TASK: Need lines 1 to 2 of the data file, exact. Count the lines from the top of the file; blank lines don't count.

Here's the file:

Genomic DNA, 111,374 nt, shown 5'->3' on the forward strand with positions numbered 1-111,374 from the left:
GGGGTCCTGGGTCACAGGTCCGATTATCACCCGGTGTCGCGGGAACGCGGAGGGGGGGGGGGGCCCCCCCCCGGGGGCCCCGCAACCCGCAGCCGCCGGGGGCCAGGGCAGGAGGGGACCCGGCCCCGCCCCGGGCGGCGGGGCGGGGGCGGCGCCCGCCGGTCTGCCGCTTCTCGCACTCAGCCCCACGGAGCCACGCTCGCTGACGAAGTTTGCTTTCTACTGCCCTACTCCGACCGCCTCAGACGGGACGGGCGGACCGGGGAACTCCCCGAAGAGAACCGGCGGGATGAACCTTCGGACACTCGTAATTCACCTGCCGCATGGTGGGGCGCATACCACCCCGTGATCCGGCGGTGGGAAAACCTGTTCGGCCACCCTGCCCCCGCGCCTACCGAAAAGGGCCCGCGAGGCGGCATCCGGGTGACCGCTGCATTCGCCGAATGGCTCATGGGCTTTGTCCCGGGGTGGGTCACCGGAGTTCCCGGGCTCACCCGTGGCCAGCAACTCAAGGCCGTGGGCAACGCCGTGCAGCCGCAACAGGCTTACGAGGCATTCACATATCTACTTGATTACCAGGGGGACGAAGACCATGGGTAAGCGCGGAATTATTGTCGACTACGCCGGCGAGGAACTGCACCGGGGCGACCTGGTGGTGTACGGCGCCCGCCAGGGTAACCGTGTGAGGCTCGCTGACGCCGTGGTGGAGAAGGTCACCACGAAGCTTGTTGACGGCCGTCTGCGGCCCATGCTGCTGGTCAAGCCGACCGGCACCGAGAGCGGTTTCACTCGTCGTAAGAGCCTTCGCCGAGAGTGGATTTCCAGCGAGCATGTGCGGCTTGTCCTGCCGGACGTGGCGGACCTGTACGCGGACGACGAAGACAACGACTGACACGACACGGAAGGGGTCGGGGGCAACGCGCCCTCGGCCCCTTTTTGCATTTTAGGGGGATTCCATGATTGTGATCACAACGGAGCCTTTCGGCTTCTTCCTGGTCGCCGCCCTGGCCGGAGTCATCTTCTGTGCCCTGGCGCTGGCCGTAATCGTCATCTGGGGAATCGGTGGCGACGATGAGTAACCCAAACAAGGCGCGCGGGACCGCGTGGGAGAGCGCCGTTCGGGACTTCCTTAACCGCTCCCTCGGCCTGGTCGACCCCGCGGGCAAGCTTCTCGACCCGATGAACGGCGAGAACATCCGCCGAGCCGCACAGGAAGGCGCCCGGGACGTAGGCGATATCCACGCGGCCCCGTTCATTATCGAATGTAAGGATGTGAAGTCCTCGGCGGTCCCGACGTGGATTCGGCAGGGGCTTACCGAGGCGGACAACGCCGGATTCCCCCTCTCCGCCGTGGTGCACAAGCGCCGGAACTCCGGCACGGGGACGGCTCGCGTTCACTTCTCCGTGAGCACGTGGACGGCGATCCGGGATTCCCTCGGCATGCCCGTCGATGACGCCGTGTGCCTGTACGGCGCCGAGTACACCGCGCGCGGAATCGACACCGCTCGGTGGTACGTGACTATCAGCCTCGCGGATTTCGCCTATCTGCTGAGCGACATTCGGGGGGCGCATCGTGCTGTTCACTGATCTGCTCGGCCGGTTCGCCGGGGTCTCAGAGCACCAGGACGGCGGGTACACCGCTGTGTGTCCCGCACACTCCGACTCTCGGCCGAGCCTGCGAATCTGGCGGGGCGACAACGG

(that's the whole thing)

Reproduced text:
Genomic DNA, 111,374 nt, shown 5'->3' on the forward strand with positions numbered 1-111,374 from the left:
GGGGTCCTGGGTCACAGGTCCGATTATCACCCGGTGTCGCGGGAACGCGGAGGGGGGGGGGGGCCCCCCCCCGGGGGCCCCGCAACCCGCAGCCGCCGGGGGCCAGGGCAGGAGGGGACCCGGCCCCGCCCCGGGCGGCGGGGCGGGGGCGGCGCCCGCCGGTCTGCCGCTTCTCGCACTCAGCCCCACGGAGCCACGCTCGCTGACGAAGTTTGCTTTCTACTGCCCTACTCCGACCGCCTCAGACGGGACGGGCGGACCGGGGAACTCCCCGAAGAGAACCGGCGGGATGAACCTTCGGACACTCGTAATTCACCTGCCGCATGGTGGGGCGCATACCACCCCGTGATCCGGCGGTGGGAAAACCTGTTCGGCCACCCTGCCCCCGCGCCTACCGAAAAGGGCCCGCGAGGCGGCATCCGGGTGACCGCTGCATTCGCCGAATGGCTCATGGGCTTTGTCCCGGGGTGGGTCACCGGAGTTCCCGGGCTCACCCGTGGCCAGCAACTCAAGGCCGTGGGCAACGCCGTGCAGCCGCAACAGGCTTACGAGGCATTCACATATCTACTTGATTACCAGGGGGACGAAGACCATGGGTAAGCGCGGAATTATTGTCGACTACGCCGGCGAGGAACTGCACCGGGGCGACCTGGTGGTGTACGGCGCCCGCCAGGGTAACCGTGTGAGGCTCGCTGACGCCGTGGTGGAGAAGGTCACCACGAAGCTTGTTGACGGCCGTCTGCGGCCCATGCTGCTGGTCAAGCCGACCGGCACCGAGAGCGGTTTCACTCGTCGTAAGAGCCTTCGCCGAGAGTGGATTTCCAGCGAGCATGTGCGGCTTGTCCTGCCGGACGTGGCGGACCTGTACGCGGACGACGAAGACAACGACTGACACGACACGGAAGGGGTCGGGGGCAACGCGCCCTCGGCCCCTTTTTGCATTTTAGGGGGATTCCATGATTGTGATCACAACGGAGCCTTTCGGCTTCTTCCTGGTCGCCGCCCTGGCCGGAGTCATCTTCTGTGCCCTGGCGCTGGCCGTAATCGTCATCTGGGGAATCGGTGGCGACGATGAGTAACCCAAACAAGGCGCGCGGGACCGCGTGGGAGAGCGCCGTTCGGGACTTCCTTAACCGCTCCCTCGGCCTGGTCGACCCCGCGGGCAAGCTTCTCGACCCGATGAACGGCGAGAACATCCGCCGAGCCGCACAGGAAGGCGCCCGGGACGTAGGCGATATCCACGCGGCCCCGTTCATTATCGAATGTAAGGATGTGAAGTCCTCGGCGGTCCCGACGTGGATTCGGCAGGGGCTTACCGAGGCGGACAACGCCGGATTCCCCCTCTCCGCCGTGGTGCACAAGCGCCGGAACTCCGGCACGGGGACGGCTCGCGTTCACTTCTCCGTGAGCACGTGGACGGCGATCCGGGATTCCCTCGGCATGCCCGTCGATGACGCCGTGTGCCTGTACGGCGCCGAGTACACCGCGCGCGGAATCGACACCGCTCGGTGGTACGTGACTATCAGCCTCGCGGATTTCGCCTATCTGCTGAGCGACATTCGGGGGGCGCATCGTGCTGTTCACTGATCTGCTCGGCCGGTTCGCCGGGGTCTCAGAGCACCAGGACGGCGGGTACACCGCTGTGTGTCCCGCACACTCCGACTCTCGGCCGAGCCTGCGAATCTGGCGGGGCGACAACGG